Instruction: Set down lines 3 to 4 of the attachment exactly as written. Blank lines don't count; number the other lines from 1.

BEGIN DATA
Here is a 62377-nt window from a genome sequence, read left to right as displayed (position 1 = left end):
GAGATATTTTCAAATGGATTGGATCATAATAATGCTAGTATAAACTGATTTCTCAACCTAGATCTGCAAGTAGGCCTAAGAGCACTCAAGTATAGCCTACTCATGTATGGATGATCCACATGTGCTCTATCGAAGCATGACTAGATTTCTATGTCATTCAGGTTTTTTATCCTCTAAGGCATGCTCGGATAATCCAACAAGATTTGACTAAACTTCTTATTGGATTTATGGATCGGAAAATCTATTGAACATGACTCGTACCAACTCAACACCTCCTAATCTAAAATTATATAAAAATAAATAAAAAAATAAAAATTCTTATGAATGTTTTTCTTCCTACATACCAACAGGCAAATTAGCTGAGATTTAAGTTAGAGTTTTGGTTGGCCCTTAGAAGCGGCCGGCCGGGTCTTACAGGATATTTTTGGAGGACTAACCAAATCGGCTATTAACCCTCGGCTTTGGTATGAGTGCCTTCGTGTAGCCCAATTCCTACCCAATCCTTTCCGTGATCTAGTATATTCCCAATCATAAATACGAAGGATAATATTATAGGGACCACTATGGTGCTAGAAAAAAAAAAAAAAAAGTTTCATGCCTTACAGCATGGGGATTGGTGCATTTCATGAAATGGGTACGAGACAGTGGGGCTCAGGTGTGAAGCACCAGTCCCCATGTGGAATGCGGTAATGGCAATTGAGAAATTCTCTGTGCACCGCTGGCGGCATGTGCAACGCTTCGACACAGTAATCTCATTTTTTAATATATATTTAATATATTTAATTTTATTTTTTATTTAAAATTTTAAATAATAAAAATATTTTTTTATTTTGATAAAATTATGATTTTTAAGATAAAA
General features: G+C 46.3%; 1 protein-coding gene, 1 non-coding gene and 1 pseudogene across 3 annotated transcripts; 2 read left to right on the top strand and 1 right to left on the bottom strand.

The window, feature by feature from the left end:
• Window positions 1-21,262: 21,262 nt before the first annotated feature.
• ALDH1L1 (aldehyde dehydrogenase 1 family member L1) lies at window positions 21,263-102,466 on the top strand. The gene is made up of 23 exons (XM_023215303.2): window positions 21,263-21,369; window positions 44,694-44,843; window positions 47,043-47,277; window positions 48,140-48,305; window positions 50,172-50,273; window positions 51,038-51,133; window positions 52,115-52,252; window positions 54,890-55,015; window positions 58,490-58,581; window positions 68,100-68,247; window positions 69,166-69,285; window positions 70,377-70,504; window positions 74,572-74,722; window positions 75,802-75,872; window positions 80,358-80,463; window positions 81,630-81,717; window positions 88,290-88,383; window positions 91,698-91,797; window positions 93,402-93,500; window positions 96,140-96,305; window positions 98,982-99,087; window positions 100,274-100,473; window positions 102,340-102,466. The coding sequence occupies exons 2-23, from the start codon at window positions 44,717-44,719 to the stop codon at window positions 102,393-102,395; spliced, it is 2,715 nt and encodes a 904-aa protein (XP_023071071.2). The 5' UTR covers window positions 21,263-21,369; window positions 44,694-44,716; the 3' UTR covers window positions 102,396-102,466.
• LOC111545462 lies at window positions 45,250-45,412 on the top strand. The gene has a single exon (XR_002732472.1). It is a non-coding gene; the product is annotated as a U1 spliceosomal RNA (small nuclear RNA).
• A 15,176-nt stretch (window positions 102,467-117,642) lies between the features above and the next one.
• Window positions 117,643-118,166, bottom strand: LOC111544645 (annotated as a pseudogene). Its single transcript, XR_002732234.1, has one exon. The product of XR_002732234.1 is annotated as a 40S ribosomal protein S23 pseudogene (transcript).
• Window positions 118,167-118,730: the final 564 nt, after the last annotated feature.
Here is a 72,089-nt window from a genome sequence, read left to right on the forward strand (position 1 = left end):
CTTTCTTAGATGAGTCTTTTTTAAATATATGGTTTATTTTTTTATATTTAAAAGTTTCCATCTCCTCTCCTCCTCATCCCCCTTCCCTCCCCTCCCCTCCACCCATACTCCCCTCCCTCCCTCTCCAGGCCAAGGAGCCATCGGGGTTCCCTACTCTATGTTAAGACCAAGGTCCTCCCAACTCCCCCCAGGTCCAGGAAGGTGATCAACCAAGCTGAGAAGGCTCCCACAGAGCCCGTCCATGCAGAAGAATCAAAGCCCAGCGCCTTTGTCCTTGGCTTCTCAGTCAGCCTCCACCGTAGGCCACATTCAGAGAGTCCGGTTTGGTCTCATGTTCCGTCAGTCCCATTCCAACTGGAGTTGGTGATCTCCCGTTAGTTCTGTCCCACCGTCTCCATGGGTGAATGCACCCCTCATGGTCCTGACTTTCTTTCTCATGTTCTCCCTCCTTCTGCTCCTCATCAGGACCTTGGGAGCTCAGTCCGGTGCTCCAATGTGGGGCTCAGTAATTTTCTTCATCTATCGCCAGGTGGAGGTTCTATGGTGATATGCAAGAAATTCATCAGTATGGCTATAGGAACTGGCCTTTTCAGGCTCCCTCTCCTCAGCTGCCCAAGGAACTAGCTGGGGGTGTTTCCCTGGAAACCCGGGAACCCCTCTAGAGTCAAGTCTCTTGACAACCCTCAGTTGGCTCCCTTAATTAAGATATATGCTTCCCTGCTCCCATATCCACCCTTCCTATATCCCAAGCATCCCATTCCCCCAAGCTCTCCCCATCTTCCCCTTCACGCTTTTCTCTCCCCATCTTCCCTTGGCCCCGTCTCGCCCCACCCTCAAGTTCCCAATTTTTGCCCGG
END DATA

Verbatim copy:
General features: G+C 46.3%; 1 protein-coding gene, 1 non-coding gene and 1 pseudogene across 3 annotated transcripts; 2 read left to right on the top strand and 1 right to left on the bottom strand.

The window, feature by feature from the left end: